Memoranda 01-05 -- Guidance on Inter-Agency Sharing of Personal Data - Protecting Personal Privacy

December 20, 2000



FROM: Jacob J. Lew
SUBJECT: Guidance on Inter-Agency Sharing of Personal Data - Protecting Personal Privacy

OMB is issuing guidance to remind agencies of several privacy-related legal requirements that apply to computer matching and to clarify how agencies should conduct computer matching activities. This guidance applies to data matching activities or programs for purposes of establishing or verifying eligibility for Federal benefit programs or recouping payments or delinquent debts under such programs covered by the Computer Matching and Privacy Protection Act ("Matching Act"),(1) an amendment to the Privacy Act of 1974, 5 U.S.C. Section 552a, whether data are shared between Federal agencies or matched with State agency data.(2) Although this guidance applies directly only to programs covered by the Matching Act, agencies should consider applying these principles in other data sharing contexts.

Inter-agency sharing of information about individuals can be an important tool in improving the efficiency of government programs. By sharing data, agencies can often reduce errors, improve program efficiency, identify and prevent fraud, find intended beneficiaries, evaluate program performance, and reduce information collection burden on the public.

As government increasingly moves to electronic collection and dissemination of data, under the Government Paperwork Elimination Act and other programs, opportunities to share data across agencies will likely increase. Agencies should work together to determine what data sharing opportunities are desirable, feasible, and appropriate. In general, data sharing should only be pursued if the benefits outweigh the costs.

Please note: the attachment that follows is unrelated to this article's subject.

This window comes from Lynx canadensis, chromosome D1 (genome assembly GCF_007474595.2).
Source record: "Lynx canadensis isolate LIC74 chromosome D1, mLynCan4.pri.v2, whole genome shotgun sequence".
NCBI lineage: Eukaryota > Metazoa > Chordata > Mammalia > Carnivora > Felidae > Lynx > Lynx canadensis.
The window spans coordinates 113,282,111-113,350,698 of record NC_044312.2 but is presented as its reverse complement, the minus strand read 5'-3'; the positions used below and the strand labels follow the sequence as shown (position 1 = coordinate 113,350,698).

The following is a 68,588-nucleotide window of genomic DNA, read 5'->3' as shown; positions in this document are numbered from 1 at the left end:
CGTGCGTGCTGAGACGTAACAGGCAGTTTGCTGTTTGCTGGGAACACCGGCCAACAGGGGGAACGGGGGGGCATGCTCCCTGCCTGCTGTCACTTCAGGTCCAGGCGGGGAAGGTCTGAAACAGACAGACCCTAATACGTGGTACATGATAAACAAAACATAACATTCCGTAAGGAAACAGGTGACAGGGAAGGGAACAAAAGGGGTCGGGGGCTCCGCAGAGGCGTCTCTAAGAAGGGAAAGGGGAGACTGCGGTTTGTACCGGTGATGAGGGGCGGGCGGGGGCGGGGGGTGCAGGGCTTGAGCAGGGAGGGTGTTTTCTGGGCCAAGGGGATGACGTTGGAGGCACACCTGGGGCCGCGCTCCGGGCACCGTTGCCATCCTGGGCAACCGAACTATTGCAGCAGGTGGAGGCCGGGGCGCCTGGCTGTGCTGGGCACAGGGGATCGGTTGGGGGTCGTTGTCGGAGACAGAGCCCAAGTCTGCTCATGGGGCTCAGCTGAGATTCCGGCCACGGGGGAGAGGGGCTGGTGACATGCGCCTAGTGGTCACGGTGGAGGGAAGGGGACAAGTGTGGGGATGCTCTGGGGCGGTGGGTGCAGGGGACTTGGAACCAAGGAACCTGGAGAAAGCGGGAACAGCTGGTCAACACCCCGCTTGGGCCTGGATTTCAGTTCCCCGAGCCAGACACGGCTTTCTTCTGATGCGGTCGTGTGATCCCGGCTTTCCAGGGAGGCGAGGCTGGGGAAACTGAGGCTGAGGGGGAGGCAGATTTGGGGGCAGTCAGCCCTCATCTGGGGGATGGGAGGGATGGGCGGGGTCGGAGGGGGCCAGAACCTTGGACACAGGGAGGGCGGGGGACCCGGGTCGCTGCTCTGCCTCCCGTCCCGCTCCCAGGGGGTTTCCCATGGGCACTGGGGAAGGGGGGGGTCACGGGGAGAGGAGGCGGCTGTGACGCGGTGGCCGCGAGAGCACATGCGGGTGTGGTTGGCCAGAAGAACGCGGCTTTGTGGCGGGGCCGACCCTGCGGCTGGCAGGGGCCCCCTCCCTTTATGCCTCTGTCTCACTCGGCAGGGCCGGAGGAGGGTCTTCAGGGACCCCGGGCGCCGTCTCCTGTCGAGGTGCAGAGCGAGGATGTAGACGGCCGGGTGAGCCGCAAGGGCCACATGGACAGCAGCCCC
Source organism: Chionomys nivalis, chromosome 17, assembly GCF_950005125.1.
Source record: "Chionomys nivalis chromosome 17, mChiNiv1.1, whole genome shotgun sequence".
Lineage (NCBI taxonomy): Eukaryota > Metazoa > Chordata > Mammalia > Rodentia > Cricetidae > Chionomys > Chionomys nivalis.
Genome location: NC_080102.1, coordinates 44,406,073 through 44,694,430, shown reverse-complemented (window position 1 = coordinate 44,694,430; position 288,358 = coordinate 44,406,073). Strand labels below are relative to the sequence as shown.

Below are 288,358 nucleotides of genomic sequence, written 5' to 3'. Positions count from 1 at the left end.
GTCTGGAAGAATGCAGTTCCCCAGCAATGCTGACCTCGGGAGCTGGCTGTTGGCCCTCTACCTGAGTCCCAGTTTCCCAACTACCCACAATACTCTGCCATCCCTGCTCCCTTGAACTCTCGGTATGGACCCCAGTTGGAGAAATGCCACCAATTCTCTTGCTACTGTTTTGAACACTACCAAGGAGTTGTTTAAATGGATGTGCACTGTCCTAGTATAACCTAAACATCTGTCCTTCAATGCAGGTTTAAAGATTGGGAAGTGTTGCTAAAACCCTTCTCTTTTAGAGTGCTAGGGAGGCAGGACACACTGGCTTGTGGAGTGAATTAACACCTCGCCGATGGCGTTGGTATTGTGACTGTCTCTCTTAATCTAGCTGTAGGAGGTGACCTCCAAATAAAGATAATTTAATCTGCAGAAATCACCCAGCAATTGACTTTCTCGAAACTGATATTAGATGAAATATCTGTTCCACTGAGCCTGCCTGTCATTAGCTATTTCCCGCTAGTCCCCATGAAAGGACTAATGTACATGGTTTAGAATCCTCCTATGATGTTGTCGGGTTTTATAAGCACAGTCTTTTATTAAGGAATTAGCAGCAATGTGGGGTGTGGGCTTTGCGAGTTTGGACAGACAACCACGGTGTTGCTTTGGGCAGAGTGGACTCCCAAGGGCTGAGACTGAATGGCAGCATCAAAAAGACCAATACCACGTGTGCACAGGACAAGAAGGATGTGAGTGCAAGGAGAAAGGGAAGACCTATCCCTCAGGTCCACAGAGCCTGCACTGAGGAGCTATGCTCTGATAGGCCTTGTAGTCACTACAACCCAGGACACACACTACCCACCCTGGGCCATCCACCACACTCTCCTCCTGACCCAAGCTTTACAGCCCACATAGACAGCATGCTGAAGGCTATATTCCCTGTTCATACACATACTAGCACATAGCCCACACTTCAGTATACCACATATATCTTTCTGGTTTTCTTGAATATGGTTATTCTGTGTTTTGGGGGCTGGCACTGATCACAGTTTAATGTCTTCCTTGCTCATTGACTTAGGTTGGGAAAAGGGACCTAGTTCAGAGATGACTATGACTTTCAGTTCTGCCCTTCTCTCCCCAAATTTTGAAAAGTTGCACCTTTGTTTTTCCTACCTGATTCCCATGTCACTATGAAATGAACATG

With increased focus on data sharing, agencies must pay close attention to handling responsibly their own data and the data they share with or receive from other agencies. When information about individuals is involved, agencies must pay especially close attention to privacy interests and must incorporate measures to safeguard those interests. Prior to any data sharing, agencies must review and meet the Privacy Act requirements for computer matching, including developing a computer matching agreement and publishing notice of the proposed match in the Federal Register; OMB Guidance on Computer Matching (54 Fed. Reg. 25818, June 19, 1989); and OMB Circular A-130, Appendix I, "Federal Agency Responsibilities for Maintaining Records About Individuals." Agencies must also review and meet applicable requirements under other laws, including the Paperwork Reduction Act of 1995.

The attached memorandum puts forth principles on protecting personal privacy when conducting inter-agency data sharing. Agencies themselves, as well as inter-agency work groups, such as the Chief Financial Officers (CFO) Council, the Chief Information Officers (CIO) Council, the President's Council on Integrity and Efficiency, the Procurement Executives Council (PEC), and the Human Resources Management Council (HRMC) should ensure that they adhere to the principles.

For any questions about this guidance, contact Lauren Steinfeld or Brooke Dickson of the Office of Information and Regulatory Affairs, Office of Management and Budget. Lauren Steinfeld can be reached at phone (202) 395-3647, fax (202) 395-3047, e-mail Brooke Dickson can be reached at phone (202) 395-3191, fax (202) 395-5167, e-mail



Privacy Principles in Conducting Inter-Agency Data Sharing

Existing Requirements

  1. Notice.